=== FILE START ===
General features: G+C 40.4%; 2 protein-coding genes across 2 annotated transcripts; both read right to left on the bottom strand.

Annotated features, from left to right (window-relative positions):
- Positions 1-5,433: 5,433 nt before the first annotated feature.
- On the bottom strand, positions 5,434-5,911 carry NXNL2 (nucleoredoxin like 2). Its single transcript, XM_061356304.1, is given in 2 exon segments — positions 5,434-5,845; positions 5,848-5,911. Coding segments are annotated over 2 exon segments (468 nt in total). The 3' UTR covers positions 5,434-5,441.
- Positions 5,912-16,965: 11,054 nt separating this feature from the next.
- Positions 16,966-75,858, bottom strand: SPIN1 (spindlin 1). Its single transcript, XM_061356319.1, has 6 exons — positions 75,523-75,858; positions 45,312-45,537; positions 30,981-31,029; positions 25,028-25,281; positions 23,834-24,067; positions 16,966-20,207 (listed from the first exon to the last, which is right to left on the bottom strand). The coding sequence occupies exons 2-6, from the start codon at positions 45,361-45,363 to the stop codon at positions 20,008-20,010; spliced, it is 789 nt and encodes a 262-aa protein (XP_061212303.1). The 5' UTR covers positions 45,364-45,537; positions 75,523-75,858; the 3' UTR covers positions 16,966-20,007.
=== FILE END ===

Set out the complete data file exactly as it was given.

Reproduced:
General features: G+C 40.4%; 2 protein-coding genes across 2 annotated transcripts; both read right to left on the bottom strand.

Annotated features, from left to right (window-relative positions):
- Positions 1-5,433: 5,433 nt before the first annotated feature.
- On the bottom strand, positions 5,434-5,911 carry NXNL2 (nucleoredoxin like 2). Its single transcript, XM_061356304.1, is given in 2 exon segments — positions 5,434-5,845; positions 5,848-5,911. Coding segments are annotated over 2 exon segments (468 nt in total). The 3' UTR covers positions 5,434-5,441.
- Positions 5,912-16,965: 11,054 nt separating this feature from the next.
- Positions 16,966-75,858, bottom strand: SPIN1 (spindlin 1). Its single transcript, XM_061356319.1, has 6 exons — positions 75,523-75,858; positions 45,312-45,537; positions 30,981-31,029; positions 25,028-25,281; positions 23,834-24,067; positions 16,966-20,207 (listed from the first exon to the last, which is right to left on the bottom strand). The coding sequence occupies exons 2-6, from the start codon at positions 45,361-45,363 to the stop codon at positions 20,008-20,010; spliced, it is 789 nt and encodes a 262-aa protein (XP_061212303.1). The 5' UTR covers positions 45,364-45,537; positions 75,523-75,858; the 3' UTR covers positions 16,966-20,007.